(The Academic Senate for California Community Colleges held its first Curriculum Institute in July of 1999. 20 years later, the institute has since grown to become an annual event with over 500 attendees. The following article, originally published in the October 1999 issue of the Rostrum, is offered to commemorate that first institute that started the tradition.)
(Marie Boyd served as curriculum chair at Chaffey College for many years and has actively participated in the California Community Colleges Curriculum Committee and various ASCCC committees. She retired at the end of the spring semester after twenty years as a reference librarian at Chaffey and having served the college in various leadership roles. The following article offers Marie’s thoughts and wisdom for all local academic senates and curriculum committees as she moves forward into retirement and new adventures.)
Members of curriculum committees regularly interact outside of meetings as a part of their daily routines. They may gossip in the halls about a new noncredit corequisite to be considered at the next meeting or talk around the copy machine about planned program revisions. Members also sometimes seek to add items for action to the agenda during curriculum committee meetings. Such actions as these may all be innocent, but they may nevertheless be legal violations of the Brown Act. Curriculum committees may therefore want to learn about the Brown Act and consider their relationship to it.
Attendees at recent ASCCC plenary sessions may have noticed that the Academic Senate has been taking more positions about legislation than it did in previous years. While more bills in general are indeed being introduced through the legislative process, the amount of legislation that has implications for curriculum has also increased, and therefore more action is required on the part of the ASCCC and local senates.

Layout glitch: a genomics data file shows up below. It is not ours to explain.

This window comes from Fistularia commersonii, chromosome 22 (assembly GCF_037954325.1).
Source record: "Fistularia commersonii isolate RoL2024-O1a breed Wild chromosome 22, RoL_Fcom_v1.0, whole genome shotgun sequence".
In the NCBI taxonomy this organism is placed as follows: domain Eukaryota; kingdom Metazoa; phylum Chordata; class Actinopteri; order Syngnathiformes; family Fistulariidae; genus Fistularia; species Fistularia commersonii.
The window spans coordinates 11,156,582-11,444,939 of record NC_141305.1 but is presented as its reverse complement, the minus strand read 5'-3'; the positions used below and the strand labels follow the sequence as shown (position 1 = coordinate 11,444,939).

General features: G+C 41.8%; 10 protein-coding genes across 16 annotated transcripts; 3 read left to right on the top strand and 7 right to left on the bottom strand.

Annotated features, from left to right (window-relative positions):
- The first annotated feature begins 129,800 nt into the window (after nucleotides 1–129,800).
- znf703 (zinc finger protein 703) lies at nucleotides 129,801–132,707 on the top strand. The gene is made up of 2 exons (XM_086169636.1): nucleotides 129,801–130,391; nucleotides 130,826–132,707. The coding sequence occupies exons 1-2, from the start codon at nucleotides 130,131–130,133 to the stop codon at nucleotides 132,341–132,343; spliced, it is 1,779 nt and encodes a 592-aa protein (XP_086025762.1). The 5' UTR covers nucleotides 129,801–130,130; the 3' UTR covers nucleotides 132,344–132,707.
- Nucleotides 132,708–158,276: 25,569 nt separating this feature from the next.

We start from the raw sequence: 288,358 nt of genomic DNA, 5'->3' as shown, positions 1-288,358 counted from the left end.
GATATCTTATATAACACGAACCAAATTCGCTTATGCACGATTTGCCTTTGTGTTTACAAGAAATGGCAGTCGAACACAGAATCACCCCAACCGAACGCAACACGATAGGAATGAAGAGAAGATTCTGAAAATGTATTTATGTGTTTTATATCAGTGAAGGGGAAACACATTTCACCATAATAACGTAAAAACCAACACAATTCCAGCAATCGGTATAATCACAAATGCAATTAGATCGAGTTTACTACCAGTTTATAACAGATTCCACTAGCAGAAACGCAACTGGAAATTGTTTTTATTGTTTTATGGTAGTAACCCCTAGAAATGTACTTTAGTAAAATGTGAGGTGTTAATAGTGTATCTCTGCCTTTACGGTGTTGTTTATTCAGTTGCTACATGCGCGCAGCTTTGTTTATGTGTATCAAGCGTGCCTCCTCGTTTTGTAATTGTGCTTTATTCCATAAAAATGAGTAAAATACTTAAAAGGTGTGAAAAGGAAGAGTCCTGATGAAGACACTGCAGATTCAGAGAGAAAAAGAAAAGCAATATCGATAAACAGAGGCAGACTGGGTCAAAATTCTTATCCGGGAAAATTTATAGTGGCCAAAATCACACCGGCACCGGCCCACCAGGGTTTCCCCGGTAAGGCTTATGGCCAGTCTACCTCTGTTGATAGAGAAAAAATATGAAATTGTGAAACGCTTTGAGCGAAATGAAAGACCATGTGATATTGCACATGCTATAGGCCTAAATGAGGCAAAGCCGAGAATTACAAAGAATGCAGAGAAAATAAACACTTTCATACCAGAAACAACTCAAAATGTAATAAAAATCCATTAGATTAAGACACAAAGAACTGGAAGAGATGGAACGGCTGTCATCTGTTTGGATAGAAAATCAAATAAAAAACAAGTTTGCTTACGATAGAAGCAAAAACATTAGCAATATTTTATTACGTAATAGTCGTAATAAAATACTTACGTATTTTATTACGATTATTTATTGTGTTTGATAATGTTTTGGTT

Guided Pathways is about changing the work, culture, organization, and evaluation of institutions by shifting from an institutional perspective to a student perspective. In doing so, faculty and colleges recognize that metamajors, if properly constructed, can provide students clarity in reaching their educational goals, and colleges can adjust student support, advising, and messaging, thereby reconceptualizing the journey from enrollment to educational plan completion.
To ensure success, the following questions can assist colleges in setting goals for their metamajor efforts:
(In 2013, the Academic Senate Executive Committee approved a project to record and preserve the history of the Academic Senate for California Community Colleges. The April 2017 Rostrum contains an article that explains the intent and structure of this project. The project has been stalled several times, but it has not been abandoned. The following article was written as an aspect of the history project.)
Permitting high school students to take college courses while they are still enrolled in high school is nothing new. In the past, these students would go through a college’s established assessment and placement method, which usually included a placement test. With the passage of Assembly Bill 705 (Irwin, 2017), colleges no longer have access to placement tests for mathematics and English and have to develop new placement procedures based on high school performance data such as overall GPA, courses taken, and specific course grades.
The following article is not an official statement of the Academic Senate for California Community Colleges. The article is intended to engender discussion and consideration by local colleges.
(Janet Fulks is a former member of the Academic Senate Executive Committee and has played an important role in ASCCC efforts regarding basic skills, guided pathways, and other areas. She retired this spring from Bakersfield College after twenty-five years in the classroom there. The following article, while not originally written as a farewell, offers the benefit of Janet’s experience and wisdom as she moves on to new challenges.)
Assembly Bill 705 (Irwin, 2017), now written into Education Code §78213, was legislation regarding placement of students into transfer-level English, ESL, and mathematics courses and in some cases college-level mathematics courses. Colleges are allowed to place students in pre-transfer courses only if students are highly unlikely to pass the transfer-level course and if placement in the pre-transfer course would maximize the likelihood that a student would complete transferlevel English or mathematics within a one-year timeframe or for ESL within a three-year timeframe.